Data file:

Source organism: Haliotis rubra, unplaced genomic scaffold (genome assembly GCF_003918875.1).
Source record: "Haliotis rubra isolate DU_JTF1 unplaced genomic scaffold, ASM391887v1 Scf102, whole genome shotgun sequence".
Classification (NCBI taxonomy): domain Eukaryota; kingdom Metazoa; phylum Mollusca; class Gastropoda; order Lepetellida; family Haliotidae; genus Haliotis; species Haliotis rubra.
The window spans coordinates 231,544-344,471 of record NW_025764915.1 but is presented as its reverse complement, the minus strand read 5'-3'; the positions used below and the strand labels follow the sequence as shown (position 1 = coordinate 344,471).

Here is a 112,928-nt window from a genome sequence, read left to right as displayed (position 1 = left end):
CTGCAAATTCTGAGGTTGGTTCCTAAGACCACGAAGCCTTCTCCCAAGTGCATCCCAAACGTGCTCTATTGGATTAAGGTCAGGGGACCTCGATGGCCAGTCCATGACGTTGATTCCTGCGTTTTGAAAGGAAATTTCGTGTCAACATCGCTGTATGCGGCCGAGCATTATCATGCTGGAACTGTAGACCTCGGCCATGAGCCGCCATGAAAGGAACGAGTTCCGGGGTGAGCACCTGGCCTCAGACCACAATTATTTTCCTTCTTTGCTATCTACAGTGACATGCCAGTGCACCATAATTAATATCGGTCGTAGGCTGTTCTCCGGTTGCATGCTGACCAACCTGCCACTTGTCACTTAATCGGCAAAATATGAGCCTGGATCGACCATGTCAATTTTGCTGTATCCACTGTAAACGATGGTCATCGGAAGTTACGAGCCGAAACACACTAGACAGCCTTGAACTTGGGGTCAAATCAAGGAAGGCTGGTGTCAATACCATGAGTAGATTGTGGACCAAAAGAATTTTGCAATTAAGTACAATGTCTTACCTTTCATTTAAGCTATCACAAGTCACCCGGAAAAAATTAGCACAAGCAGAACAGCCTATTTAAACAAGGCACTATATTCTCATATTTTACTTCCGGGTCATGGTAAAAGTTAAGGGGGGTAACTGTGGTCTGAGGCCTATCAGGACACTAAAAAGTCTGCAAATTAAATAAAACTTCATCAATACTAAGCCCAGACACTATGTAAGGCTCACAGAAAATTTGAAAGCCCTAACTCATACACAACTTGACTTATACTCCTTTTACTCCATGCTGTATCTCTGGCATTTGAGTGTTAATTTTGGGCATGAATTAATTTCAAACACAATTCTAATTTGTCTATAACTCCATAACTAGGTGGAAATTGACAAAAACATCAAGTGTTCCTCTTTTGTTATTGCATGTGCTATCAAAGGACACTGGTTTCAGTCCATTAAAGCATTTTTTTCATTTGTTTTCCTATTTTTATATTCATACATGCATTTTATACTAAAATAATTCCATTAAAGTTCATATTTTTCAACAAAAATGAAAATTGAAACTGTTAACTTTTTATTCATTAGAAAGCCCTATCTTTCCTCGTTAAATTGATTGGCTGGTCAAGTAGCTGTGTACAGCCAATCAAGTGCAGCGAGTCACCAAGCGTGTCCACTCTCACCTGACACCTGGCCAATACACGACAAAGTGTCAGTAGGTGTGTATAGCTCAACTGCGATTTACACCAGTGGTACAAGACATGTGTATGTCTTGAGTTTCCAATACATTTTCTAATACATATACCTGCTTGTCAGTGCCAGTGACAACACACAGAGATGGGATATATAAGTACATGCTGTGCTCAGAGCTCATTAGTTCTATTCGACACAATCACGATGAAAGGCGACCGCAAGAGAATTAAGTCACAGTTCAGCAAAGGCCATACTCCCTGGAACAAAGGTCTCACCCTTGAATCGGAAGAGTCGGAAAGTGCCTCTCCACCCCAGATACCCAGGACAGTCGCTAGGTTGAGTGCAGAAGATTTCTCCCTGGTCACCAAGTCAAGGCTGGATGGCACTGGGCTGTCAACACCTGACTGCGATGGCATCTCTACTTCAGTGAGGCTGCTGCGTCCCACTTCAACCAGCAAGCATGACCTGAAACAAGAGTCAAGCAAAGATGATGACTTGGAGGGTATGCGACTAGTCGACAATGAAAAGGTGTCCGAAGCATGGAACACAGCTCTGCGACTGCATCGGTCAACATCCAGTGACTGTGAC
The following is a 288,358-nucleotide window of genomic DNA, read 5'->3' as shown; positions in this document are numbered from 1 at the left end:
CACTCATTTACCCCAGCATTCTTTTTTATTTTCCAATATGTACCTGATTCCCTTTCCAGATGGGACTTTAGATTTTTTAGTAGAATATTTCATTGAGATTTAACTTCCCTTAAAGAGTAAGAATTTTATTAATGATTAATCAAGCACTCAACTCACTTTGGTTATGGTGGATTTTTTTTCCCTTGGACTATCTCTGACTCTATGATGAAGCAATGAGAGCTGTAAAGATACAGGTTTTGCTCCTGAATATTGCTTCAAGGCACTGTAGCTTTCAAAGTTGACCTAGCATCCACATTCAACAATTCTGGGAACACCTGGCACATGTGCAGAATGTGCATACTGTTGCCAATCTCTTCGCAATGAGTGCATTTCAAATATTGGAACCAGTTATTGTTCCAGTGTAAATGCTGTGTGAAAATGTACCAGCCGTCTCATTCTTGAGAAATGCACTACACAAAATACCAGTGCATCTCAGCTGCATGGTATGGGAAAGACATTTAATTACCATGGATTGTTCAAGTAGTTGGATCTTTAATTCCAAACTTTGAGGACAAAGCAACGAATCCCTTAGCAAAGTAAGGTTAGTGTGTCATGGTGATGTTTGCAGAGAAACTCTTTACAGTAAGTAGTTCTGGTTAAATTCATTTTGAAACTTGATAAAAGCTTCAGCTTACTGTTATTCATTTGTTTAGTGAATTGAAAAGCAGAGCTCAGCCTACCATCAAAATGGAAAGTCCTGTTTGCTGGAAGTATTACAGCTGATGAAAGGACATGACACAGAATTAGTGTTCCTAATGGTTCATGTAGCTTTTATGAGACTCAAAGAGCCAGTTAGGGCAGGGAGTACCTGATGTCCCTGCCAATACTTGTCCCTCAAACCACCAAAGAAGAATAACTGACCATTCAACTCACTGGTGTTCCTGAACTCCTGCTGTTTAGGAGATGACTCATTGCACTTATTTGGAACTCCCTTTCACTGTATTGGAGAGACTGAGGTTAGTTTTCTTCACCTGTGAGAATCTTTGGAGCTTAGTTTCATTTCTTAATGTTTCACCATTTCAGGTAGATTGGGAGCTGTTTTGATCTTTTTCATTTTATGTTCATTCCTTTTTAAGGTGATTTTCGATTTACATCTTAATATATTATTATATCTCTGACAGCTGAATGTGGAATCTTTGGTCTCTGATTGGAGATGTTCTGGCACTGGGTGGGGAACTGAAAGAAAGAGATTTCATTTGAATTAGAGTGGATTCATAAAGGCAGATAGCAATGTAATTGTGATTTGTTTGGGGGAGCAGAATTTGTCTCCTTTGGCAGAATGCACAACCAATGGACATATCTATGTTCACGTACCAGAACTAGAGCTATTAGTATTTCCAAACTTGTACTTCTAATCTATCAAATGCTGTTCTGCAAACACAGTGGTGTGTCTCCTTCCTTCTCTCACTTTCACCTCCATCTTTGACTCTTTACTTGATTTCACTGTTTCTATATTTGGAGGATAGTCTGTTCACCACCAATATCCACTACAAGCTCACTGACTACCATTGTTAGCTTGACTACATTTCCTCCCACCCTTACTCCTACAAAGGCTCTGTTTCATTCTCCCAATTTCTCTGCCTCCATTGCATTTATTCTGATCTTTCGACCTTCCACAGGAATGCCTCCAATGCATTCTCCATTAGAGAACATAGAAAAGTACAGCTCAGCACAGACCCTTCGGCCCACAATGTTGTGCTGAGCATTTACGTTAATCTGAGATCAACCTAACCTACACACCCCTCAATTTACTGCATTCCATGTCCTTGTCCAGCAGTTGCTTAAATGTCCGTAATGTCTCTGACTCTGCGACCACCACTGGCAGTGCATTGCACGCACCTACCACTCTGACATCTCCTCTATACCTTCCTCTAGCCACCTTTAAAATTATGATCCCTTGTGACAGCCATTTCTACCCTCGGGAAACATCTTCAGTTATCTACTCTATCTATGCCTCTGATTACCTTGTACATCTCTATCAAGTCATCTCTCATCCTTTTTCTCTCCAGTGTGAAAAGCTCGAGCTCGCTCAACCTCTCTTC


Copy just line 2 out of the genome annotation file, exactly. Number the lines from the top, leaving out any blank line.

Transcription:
Source record: "Haliotis rubra isolate DU_JTF1 unplaced genomic scaffold, ASM391887v1 Scf102, whole genome shotgun sequence".